These water heaters use natural sunlight to heat water. A solar water heater system consists of a storage tank that holds water and solar collectors that generate heat. Typically, a solar water heater relies on a traditional water tank in case of an emergency.

Solar water tank systems can be broken down into two types: active systems and passive systems. An active system uses a pump to supply homes with water, while a passive system uses natural convection to circulate water throughout the home. Homeowners can expect to pay around $2,000 for a passive system and $3,000 for an active system. The higher cost is due to the extensive labor and need for a back-up water heater.

Indirect Water Heaters

Indirect water heaters use the energy from an existing furnace or boiler to heat water in the tank. To do this, water from the boiler is circulated into the tank’s coils, heating the water inside. This water heater model is energy efficient, relying on heat created by a boiler or furnace. Although the monthly price of an indirect water heater is low, the initial purchase and water heater installation cost is more expensive than traditional heaters and is priced around $1,500.

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Signs of a Failing Water Heater

If you currently have a water heater, look out for warning signs (such as the ones listed below) that point to a need for a water heater replacement. You can also prevent these issues by maintaining your system with products from reputable companies like Corro-Protec.

  • Discolored or odd-tasting water
  • Water that takes longer than normal to heat or doesn’t heat at all
  • Loud or odd noises coming from your water heater
  • Leaks
  • A hot water heating system that’s older than 15 years

Read more: How to Maintain a Water Heater

Selecting Your Water Heater

When choosing the right water heater for your home, keep these factors in mind:

  • Fuel type and availability—Before selecting a water heater for your home, consider the availability of the necessary fuel type. For example, if you’re looking into a natural gas water heater, check to make sure your property has or can receive a natural gas line.
  • Size of your home—The proper-sized gas tank should be purchased based on the size and amount of people in your home. For example, a household of two needs a 30–40 gallon tank while a four person home needs a 50–60 gallon tank.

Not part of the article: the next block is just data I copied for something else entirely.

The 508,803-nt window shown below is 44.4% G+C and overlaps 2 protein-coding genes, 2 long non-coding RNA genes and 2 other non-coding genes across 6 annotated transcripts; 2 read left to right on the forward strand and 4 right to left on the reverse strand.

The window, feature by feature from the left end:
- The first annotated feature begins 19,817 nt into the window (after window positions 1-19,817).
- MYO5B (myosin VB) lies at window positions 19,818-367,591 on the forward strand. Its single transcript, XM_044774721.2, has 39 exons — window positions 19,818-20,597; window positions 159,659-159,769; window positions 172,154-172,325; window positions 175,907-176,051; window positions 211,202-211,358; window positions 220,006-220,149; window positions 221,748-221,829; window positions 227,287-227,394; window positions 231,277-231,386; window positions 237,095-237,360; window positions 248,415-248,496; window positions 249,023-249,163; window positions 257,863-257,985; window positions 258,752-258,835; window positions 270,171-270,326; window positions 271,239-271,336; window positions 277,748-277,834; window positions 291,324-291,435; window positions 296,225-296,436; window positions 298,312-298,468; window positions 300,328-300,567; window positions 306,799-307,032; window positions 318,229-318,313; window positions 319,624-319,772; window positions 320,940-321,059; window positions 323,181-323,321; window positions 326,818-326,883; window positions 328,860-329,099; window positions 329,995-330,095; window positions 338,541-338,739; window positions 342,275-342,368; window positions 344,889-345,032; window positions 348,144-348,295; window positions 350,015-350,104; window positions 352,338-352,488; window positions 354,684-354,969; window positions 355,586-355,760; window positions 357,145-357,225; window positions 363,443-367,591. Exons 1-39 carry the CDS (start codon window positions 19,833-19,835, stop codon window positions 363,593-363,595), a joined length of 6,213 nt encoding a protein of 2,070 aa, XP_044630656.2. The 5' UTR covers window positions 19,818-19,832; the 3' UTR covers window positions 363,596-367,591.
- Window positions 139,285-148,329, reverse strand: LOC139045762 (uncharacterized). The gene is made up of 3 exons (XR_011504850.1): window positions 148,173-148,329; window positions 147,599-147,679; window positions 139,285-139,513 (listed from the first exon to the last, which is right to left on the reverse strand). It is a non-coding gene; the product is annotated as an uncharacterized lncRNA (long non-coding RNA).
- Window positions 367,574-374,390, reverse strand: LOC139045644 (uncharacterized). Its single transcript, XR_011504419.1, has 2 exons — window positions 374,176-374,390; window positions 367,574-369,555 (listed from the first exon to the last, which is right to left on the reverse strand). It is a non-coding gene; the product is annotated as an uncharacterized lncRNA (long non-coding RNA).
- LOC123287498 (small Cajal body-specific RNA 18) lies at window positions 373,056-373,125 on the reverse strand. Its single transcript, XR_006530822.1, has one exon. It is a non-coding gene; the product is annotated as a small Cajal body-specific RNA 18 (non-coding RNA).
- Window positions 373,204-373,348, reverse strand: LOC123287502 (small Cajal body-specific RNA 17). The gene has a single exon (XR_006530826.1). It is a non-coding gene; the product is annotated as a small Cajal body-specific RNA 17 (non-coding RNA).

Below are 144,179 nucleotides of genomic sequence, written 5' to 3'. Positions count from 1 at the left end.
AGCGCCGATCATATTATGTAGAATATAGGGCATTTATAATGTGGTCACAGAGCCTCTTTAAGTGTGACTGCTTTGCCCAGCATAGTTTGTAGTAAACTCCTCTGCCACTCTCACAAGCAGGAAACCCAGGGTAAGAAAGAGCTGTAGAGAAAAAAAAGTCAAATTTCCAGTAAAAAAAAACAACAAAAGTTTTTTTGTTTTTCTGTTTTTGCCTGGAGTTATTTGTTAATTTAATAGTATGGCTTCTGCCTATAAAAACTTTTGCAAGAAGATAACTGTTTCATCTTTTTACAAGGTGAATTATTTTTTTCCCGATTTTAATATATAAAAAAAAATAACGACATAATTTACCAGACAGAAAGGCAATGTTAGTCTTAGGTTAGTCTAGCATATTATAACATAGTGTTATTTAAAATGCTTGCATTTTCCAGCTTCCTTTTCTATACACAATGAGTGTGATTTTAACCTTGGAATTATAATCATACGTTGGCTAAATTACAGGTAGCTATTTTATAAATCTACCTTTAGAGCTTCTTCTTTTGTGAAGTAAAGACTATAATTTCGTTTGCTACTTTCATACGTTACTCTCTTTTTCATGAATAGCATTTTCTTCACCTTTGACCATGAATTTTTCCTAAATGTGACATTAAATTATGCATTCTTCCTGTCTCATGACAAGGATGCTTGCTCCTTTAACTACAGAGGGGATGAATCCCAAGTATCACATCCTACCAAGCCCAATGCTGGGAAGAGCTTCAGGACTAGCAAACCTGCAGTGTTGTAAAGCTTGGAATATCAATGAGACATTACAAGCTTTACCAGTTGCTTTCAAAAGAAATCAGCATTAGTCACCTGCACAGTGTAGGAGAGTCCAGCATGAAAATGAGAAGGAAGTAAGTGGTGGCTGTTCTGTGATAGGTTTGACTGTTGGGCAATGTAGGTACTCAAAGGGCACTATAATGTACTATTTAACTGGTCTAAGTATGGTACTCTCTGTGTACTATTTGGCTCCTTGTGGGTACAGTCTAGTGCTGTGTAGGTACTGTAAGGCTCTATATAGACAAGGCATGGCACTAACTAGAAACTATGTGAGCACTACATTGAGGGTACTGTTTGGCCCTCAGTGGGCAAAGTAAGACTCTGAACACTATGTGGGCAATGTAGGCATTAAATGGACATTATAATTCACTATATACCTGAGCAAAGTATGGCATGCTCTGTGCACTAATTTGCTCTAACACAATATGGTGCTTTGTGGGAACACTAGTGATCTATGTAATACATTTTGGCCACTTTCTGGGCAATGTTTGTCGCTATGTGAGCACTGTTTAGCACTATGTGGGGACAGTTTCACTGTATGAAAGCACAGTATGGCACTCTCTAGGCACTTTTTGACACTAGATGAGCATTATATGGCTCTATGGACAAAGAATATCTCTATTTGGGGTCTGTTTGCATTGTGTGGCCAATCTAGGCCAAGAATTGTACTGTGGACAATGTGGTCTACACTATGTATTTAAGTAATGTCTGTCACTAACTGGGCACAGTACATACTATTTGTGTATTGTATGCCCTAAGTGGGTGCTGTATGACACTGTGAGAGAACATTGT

• Cost and energy savings—Weigh the cost of each water heater and its fuel source. While some heaters may have a higher upfront cost, their energy efficiency may save you money in the long run.

Frequently Asked Questions About Water Heaters

How long does it take a new hot water heater to work?

After installation, it takes a gas heater around 40 minutes to fully heat up while an electric heater can take an hour or longer. The time it takes for the heater to start providing your home with hot water also depends on the size and type of water heater.

How many hours a day does a water heater run?

The runtime of a water heater depends on the size, model, and fuel source. Typically a tankless water heater runs around an hour a day, while a tank water heater may run four hours or more. If you notice that your water heater is running more than usual, call a certified plumber to inspect your heater for any problems.

How much does it cost to replace a 50-gallon water heater?

A 50-gallon water heater costs around $1,000 for an electric heater and $1,200 for a natural gas heater of the same capacity.

When You Should Call a Plumbing Professional

If your water heater is experiencing any signs of decline, or unexpectedly breaks down, it’s recommended to call a professional. While you could choose to replace a water heater as one of your home improvement projects, the intense labor and comprehensive knowledge of installing a system makes water heater repairs and replacement a job better suited for a plumber.